Known and Loved
The Tony-award winning musical “Dear Evan Hansen” is about an agsty teenager who feels misunderstood and alone in the world. Like everyone, he has a desire to be both fully loved and fully known. And like most of us, he ends up compromising one in order to achieve the other.
This affirms the old quip that you can’t have your cake and eat it too. I think I first heard this dichotomy clearly stated when talking to a friend about a Tim Keller sermon. There’s a lot of truth to it, isn’t there? If you want to be fully loved you probably are going to have to give up on being fully known. If you are to be fully known, there’s a good chance, we tell ourselves, that we won’t be fully loved.
But still we long to be loved and known in the deepest way possible. I won’t give too much away about the play but there’s a powerful scene at the end where Evan’s mom tells him she loves him. He tells her she doesn’t really know him, that no one does. She looks at him and says something to the effect, “I’ve always known you. And I’ve always loved you.”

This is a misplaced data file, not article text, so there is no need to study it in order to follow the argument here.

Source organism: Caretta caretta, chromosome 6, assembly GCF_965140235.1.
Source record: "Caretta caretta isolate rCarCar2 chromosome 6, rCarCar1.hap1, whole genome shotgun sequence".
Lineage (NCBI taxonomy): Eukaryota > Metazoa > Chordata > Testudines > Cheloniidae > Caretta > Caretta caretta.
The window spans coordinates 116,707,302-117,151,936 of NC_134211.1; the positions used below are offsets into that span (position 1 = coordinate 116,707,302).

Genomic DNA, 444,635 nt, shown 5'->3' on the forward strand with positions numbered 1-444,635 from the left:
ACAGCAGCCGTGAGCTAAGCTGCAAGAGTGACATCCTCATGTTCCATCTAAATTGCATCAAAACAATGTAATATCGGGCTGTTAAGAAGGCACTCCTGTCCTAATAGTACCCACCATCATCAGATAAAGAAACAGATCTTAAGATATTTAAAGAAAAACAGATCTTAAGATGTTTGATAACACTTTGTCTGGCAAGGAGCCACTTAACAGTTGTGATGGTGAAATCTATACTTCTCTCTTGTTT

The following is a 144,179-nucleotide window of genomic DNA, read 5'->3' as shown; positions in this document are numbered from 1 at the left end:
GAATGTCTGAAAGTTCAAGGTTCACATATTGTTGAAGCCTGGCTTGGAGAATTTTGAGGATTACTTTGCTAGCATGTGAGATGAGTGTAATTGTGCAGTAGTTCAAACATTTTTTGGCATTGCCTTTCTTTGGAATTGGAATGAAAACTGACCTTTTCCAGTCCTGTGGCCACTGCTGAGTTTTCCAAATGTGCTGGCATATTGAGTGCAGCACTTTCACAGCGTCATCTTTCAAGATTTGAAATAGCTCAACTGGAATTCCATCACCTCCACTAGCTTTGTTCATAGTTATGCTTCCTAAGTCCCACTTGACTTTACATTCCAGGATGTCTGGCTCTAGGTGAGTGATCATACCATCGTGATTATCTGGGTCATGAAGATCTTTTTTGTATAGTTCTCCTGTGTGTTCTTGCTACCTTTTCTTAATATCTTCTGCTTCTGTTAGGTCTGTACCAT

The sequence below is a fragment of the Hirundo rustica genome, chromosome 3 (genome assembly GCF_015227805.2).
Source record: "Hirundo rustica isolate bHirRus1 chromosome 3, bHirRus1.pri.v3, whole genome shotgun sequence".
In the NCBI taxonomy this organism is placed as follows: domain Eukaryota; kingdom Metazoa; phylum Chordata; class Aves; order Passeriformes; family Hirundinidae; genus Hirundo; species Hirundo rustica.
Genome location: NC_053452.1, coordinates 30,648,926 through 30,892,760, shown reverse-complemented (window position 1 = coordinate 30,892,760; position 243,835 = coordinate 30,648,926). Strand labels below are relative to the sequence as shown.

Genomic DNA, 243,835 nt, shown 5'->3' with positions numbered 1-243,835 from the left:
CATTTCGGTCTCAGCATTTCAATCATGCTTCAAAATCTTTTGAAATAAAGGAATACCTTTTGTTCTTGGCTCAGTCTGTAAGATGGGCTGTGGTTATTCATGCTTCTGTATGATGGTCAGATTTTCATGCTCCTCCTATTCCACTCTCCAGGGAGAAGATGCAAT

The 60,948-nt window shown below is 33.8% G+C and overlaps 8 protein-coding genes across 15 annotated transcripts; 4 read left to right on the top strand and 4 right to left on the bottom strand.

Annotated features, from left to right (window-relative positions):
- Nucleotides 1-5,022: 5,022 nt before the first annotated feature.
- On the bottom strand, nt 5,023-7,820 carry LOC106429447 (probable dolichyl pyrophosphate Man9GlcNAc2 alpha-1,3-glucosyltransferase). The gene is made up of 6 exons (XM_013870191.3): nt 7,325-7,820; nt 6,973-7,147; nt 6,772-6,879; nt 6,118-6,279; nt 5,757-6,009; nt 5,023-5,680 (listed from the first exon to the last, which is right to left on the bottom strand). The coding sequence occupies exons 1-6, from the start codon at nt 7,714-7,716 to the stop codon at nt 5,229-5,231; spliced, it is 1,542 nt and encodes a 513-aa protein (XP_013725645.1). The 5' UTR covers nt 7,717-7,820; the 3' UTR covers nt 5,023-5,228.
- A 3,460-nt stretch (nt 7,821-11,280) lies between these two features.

Like most people in the theater, I kind of lost it about then. That line resonated with what I believe about God’s love. He does know us, better than we even know ourselves. And yet he loves us still.
But since the Garden of Eden, since the great human rebellion we discover ourselves in, we’ve been navigating which we want most: to be known or to be loved. Like Adam and Eve we hide, we cover ourselves with meager attempts to mask our shame, and we hurt in isolation. However, the good news of the Bible is that God loves prodigal children like you and me.
In the gospel we are both fully known and fully loved by God.
Christian, God has always known you. And he always loved you, even before he formed the universe. God knew everything about you, past, present, and future, the moment he forgave your sins when you first confessed faith in Christ. There’s nothing about you outside of his knowledge or beyond his love.
Nothing you do will surprise him. And nothing you do will make him reject you. In Christ, you are known and you are loved. Let that sink in, down deep to the part of you that needs it most. You are accepted. You are loved. This is the steadfast love of God.